Police have welcomed the conviction of Angus Sinclair, and revealed some of the painstaking work which went into finally linking the notorious killer to one of Scotland’s most infamous murders.
Angus Sinclair was found guilty of raping and then killing Helen Scott and Christine Eadie, after the Crown presented conclusive forensic evidence carefully preserved since 1977.
Following the verdict, former Detective Superintendent Allan Jones said: “It brings a great level of satisfaction to see this verdict rendered. The families of Christine Eadie and Helen Scott have waited 37 years to see justice, and today that has finally been delivered and I hope this will bring them a degree of closure and solace.
“I worked on this case, at varying levels, for 35 years. It was a case that got under the skin of everyone who worked on the enquiry, and indeed, everyone who worked within the former Lothian and Borders Police force.
“After the disappointment of 2007, it brings a degree of personal and professional satisfaction to see a positive result.
“Angus Sinclair is a dangerous man who has several convictions for murder and sexual assault. He should never again be at liberty.”
Over the course of the five-week trial at the High Court in Livingston, the jury heard how Sinclair and his brother-in-law Gordon Hamilton (now deceased) met the 17-year-olds at the World’s End Pub on Edinburgh’s Royal Mile on 15th October 1977 before leaving the bar with the pair.
The following day, the teenagers’ bodies were found in separate locations within East Lothian; both had been bound, beaten, raped and strangled. One of the largest investigations in the history of policing in Scotland began to find the killers.
In 1977 the police had no access to the forensic techniques, which exist today and nor could they could have known that years later DNA would be discovered, never the less detectives and scientist meticulously set about recovering and preserving clothing and samples from the scenes.
Instead, they relied upon a sketch of the males last seen with Helen and Christine.
Detectives took statements from hundreds of members of the public. At the time there was no evidence to link any individual to the murders, however, officers took unprecedented steps to store DNA samples for future analysis
In the late 1980s advances in DNA technology began to develop and the investigation was continually reassessed, leading to a full review in 1996. By 1997 detectives were able to confirm that DNA found on Helen Scott’s coat belonged to two different males. However, no match was found at the time and the case remained unsolved at the start of the 21st century.
A further sample taken from the same coat in April 2004 provided a positive match to Angus Sinclair who was at the time serving a life sentence for a range of sexual assaults that took place in Glasgow.
Sinclair was subsequently charged in connection with both murders and the trial began on August 27, 2007. However, by September the case had been abandoned after Judge Lord Clarke ruled there was insufficient evidence to proceed.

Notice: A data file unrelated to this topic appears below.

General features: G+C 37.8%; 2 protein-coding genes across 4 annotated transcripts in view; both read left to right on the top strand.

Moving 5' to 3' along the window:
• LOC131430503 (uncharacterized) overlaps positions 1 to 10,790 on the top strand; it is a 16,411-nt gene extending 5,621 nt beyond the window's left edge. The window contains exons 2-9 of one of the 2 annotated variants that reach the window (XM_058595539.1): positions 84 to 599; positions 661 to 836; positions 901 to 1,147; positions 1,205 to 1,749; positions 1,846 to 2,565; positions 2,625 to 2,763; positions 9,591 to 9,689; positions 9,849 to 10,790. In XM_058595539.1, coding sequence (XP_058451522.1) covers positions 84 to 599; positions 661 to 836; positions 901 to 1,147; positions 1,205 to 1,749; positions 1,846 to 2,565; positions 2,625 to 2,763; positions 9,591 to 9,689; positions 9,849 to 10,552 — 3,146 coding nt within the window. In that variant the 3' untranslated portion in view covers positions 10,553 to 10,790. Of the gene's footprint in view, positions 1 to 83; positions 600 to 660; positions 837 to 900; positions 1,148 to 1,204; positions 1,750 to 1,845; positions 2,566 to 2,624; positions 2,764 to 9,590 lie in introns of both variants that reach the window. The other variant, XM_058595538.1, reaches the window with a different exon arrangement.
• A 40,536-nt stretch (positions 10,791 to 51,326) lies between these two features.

Once again all of the evidential samples and data were appropriately stored so that detectives could continue with their efforts to find justice for Helen and Christine.
Legislative change to the Double Jeopardy Law in November 2011 allowed police to once again present evidence to the Crown Office in relation to the World’s End murders and pursue Sinclair for prosecution.
Further scientific advances meant that forensically only four people could be linked to the crime scene - Sinclair, Hamilton and the two teenagers.
Police Scotland has welcomed the conviction following almost four decades of investigation.
Detective Chief Superintendent Gary Flannigan from Police Scotland’s Major Investigation Team said: “Today’s verdict is the culmination of 37-years of dedicated police work and continued partnership working alongside the Crown Office and Procurator Fiscal Service.
“The World’s End murders investigation is a remarkable enquiry. Not only because it is the first where a conviction has been secured following the Double Jeopardy legislation, but also because of the exemplary level of foresight demonstrated by police and forensic scientists during the initial stages of the investigation.
“Over the years we have become accustomed to reviewing historic enquiries from this period and have realistic expectations around the likelihood that we’d be actually able to find the recovered clothing never mind have any hope that it would have been stored and retained in the amazing condition that everything in this case has been.
“Those officers and scientists from 1977 and continuing through the generations are true heroes, for without their care and attention, without their absolute determination to preserve the clothing and samples for some development they could not have dreamt off, then this historic moment could not have happened.
“The actions and the determination of everyone over the years to fight for justice for Helen’s and Christine’s families is ultimately what has led to this moment.
“I would like to take this opportunity to thank everyone who has been involved with World’s End investigation during its 37-year duration.
“My thoughts are with both victims’ families at this time. They have all shown such great dignity and strength during what has been the most horrendous periods of times. I thank them for their continued support of our endeavours to bring Helen and Christine’s killers to justice.
“Nothing can ever bring either of the girls back, but it is my sincere hope that today’s verdict will finally deliver the closure that both families have been craving for the past four decades.”